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Deferring and Delaying Updates

The level of control that administrators have over how and when updates are installed on a device depends on which edition of Windows is installed on that device. Note that the following rules apply to public releases of Windows 10 and are not applicable to Insider Preview builds:

  • On devices running Windows 10 Home, all updates are delivered automatically on a schedule defined by Microsoft's update servers. No options to defer updates are available on this edition, although you can pause updates for up to 35 days. You don't need to take any additional action aside from observing the occasional reminders to restart your computer and, if you choose, to schedule a restart.
  • On devices running Windows 10 Pro, Enterprise, and Education, the default settings are the same as those in Windows 10 Home. As an administrator, however, you can take advantage of additional options collectively known as Windows Update for Business. These controls, available as part of Group Policy, allow you to delay installation of quality updates by up to 30 days after they are initially available from Microsoft and to defer installation of feature updates by up to 365 additional days.
  • Organizations with a Volume License agreement for Windows have one additional option: They can choose to purchase and install Windows 10 Enterprise LTSC/LTSB, which is a part of the Long Term Servicing Channel (formerly the Long Term Servicing Branch). This edition offers 10 years of support and receives no feature updates.

In versions of Windows 10 before version 2004, these Windows Update for Business settings are available on the Settings → Update & Security → Windows Update → Advanced Options page, under the Choose When Updates Are Installed heading. By adjusting settings here, administrators of devices running Windows 10 Pro, Education, and Enterprise editions can defer installation of quality updates and delay offers to install feature updates. Effective with version 2004, these options have been removed from Settings and are available only via Group Policy settings, as we explain later in this section.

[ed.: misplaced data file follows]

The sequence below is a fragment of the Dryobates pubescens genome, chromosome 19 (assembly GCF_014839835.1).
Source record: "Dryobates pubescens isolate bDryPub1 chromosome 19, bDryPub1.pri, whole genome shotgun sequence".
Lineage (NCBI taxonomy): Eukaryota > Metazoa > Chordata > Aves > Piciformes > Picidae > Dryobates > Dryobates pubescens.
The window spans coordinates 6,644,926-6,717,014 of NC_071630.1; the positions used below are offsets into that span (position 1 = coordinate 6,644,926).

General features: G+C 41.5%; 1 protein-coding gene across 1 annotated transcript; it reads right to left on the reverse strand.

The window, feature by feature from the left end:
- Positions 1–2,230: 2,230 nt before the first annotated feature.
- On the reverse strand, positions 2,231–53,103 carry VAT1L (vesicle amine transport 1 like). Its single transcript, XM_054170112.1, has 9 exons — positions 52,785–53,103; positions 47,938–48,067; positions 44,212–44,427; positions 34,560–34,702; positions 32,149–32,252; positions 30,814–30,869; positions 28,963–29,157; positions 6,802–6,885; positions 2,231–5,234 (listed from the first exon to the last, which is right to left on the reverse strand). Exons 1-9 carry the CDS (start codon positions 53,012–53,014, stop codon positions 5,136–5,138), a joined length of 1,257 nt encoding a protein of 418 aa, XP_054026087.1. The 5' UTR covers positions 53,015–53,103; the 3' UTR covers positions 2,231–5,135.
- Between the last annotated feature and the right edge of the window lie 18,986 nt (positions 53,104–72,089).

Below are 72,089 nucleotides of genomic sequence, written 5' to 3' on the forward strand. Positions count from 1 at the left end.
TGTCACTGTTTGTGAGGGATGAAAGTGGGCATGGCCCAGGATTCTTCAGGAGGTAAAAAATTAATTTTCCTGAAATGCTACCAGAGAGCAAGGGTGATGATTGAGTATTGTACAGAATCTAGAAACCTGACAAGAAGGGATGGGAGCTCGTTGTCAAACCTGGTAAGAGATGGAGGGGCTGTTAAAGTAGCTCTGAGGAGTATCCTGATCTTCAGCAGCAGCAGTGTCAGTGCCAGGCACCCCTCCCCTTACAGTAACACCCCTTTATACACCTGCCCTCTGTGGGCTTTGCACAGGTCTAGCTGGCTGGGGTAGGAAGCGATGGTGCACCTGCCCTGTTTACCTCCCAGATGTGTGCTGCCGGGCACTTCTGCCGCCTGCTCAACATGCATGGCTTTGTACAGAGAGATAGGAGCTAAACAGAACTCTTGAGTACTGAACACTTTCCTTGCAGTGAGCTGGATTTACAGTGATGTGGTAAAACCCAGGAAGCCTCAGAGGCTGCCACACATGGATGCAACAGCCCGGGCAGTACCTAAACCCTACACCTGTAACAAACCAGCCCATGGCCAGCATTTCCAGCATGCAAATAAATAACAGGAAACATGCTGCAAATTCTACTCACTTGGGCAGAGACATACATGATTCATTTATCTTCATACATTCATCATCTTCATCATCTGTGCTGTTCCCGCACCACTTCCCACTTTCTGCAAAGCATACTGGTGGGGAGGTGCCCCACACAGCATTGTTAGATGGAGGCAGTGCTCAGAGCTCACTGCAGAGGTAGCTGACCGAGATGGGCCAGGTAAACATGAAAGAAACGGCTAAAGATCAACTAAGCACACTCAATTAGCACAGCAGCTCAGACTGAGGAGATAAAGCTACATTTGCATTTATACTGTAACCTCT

The first option under the Choose When Updates Are Installed heading allows you to defer feature updates by an additional period of up to 365 days from the time they are made publicly available. We have set a deferral of 60 days. This has the practical effect of delaying a feature update until the first two monthly cumulative updates are available. Note, however, that selecting a lengthy update period here might not have the intended effect. If the deferral period extends past the end-of-support date for the currently installed version, Windows Update will ignore the deferral period and offer the feature update with a notice that it must be installed to continue receiving quality updates.

The second option allows deferral of quality updates-the cumulative updates that include security and reliability enhancements-by up to 30 days. Selecting a deferral of 7 days, effectively gives you a week to monitor feedback from Microsoft support channels after the regular release of updates on the second Tuesday of each month. If you discover a problem that might affect your PC, you can use the Pause Updates option to delay installation further while you either find a workaround or wait for Microsoft to resolve the issue.

Both deferral settings are persistent.